Most of the country is entering into the first few hours of a blistering heat wave that will extend well into the weekend.
Dangerous combinations of high temperatures and humidity will push the “heat index” (what the temperature “feels like”) past 100 degrees Fahrenheit from the Dakotas down to Texas and across to Maine and Florida, an area encompassing well over half of the country’s population.
But as countless studies have made clear, the kind of extreme heat waves this country, Europe, and elsewhere have been experiencing this summer and last have been made more intense and more likely thanks to human caused global warming.
Even worse, if we fail to significantly curb emissions of carbon pollution — which is the current plan put forth by President Donald Trump’s climate policies — then these severe and deadly heatwaves will become the normal summer weather over the next few decades.
In fact, a peer-reviewed study published this week warns that if we don’t reverse emissions trends quickly and sharply, we will see a rise in unprecedented heat waves that will “break” the National Weather Service’s heat index scale.
The researchers warn we will face extended scorchers more brutal than the United States has ever experienced before. In several decades, parts of Florida and Texas could experience a heat index for five or more months per year exceeding 100 degrees, “with most of these days even surpassing 105 degrees.”
The administration’s own studies confirm this. Typical five-day heat waves in the U.S. will be 12 degrees warmer by mid-century alone, according to the U.S. National Climate Assessment (NCA), which the White House itself reviewed and approved last November.
Other studies also show the devastating heat-related impacts the nation and the world face from Trump’s policies of abandoning the Paris climate deal, undoing Obama-era climate rules, and boosting carbon pollution.
For instance, America (and much of the world) will start seeing monster “humid heat waves” — where the heat index hits a potentially fatal 131 degrees — every other year by century’s end.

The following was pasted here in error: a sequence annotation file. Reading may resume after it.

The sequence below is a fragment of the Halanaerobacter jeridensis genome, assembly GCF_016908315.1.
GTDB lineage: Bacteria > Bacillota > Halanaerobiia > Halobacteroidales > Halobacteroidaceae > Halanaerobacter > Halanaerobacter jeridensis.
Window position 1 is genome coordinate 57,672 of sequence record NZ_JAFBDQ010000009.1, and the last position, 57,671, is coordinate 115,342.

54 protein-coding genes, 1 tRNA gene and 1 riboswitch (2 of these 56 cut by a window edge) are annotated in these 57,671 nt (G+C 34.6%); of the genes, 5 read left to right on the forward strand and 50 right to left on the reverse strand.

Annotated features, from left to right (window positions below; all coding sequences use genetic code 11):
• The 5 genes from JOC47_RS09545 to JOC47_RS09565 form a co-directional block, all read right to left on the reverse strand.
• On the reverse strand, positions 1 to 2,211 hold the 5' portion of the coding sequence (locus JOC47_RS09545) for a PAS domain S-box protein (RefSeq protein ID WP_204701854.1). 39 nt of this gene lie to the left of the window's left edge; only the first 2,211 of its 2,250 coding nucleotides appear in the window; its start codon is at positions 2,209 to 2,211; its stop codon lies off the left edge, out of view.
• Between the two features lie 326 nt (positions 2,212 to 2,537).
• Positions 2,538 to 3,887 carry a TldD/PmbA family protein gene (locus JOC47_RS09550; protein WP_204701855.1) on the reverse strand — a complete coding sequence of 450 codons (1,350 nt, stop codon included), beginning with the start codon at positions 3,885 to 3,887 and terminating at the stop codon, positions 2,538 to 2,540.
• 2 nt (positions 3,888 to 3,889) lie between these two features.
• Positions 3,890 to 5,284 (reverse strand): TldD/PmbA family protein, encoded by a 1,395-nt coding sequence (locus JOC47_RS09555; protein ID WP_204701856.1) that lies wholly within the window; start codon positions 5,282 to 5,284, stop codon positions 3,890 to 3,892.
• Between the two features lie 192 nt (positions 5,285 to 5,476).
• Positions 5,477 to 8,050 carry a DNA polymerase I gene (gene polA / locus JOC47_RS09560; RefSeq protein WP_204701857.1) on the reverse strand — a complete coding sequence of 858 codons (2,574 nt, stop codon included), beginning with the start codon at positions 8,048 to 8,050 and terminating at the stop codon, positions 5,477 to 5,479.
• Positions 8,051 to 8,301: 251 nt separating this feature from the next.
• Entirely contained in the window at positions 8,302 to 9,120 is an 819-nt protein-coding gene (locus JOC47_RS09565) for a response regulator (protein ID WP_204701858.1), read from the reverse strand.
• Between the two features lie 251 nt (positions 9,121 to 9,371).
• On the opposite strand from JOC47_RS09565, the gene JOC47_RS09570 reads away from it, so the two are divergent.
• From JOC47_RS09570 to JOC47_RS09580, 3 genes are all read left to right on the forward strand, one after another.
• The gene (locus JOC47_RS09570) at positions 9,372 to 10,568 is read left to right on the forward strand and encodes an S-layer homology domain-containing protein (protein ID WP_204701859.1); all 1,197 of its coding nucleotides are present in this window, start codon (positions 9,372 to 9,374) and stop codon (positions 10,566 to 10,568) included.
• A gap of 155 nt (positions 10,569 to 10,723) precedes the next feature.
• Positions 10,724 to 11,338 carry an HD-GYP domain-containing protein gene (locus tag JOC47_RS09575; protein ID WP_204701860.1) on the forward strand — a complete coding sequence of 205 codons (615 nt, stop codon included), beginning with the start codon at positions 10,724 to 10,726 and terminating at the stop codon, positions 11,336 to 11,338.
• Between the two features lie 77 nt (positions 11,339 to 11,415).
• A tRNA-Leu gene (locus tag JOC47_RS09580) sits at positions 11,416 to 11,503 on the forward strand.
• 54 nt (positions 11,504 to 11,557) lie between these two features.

Heat wave records have been breaking at an astonishing rate in recent days around the country and around the globe.
We know that human-caused (anthropogenic) carbon pollution and global warming is now the leading factor driving such records. A 2016 study in Nature Scientific Reports, led by climatologist Michael Mann, concluded, “In summary, our results suggest that the recent record temperature years are roughly 600 to 130,000 times more likely to have occurred under conditions of anthropogenic [climate change] than in its absence.”
The extreme heat waves in Europe, Asia, and now the U.S. are driven by “persistent (‘stuck’) extreme weather patterns,” as Mann explained to ThinkProgress in an email. His research and others have shown that “a widely meandering, slowed jetstream” favors these stalled weather extremes and that “this pattern is favored by human-caused climate change, giving us more frequent persistent weather extremes like we are seeing right now.”
So, what about the future?
The congressionally-mandated NCA — the “authoritative assessment of the science of climate change, with a focus on the United States” — projects under its “higher emissions” scenario a stunning 8 to 10 degrees Fahrenheit average warming over the interior of this country by late in the century.
But the NCA also makes clear that temperature extremes rise at an even faster rate than average temperatures.
For instance, the average temperature over the country is projected to rise about 9 degrees by late in the century (2071-2100) in the high emissions scenario, which is one where the Paris climate agreement fails and climate action stalls.
But, also under this scenario, the temperature of the warmest five-day period during a once-in-a-decade heat wave is projected to rise some 12 degrees just by mid-century (2036–2065). So we’ll soon be suffering through even worse heat waves than we are now seeing — and our children will see even more devastating ones.
The NCA scientists explain that to achieve the low-emissions scenario, not only does every nation — including the United States — have to meet its Paris climate pledge. But, we all also have to keep ratcheting down the targets “with continually increasing ambition” until global emissions of carbon pollution are near zero by century’s end.
Current extreme heat waves — and the droughts and wildfires that accompany them — are already wreaking havoc on this country and the world.
Tragically, Trump’s policies will make such heat waves simply the normal climate, bringing with it new monster heat waves and catastrophic impacts.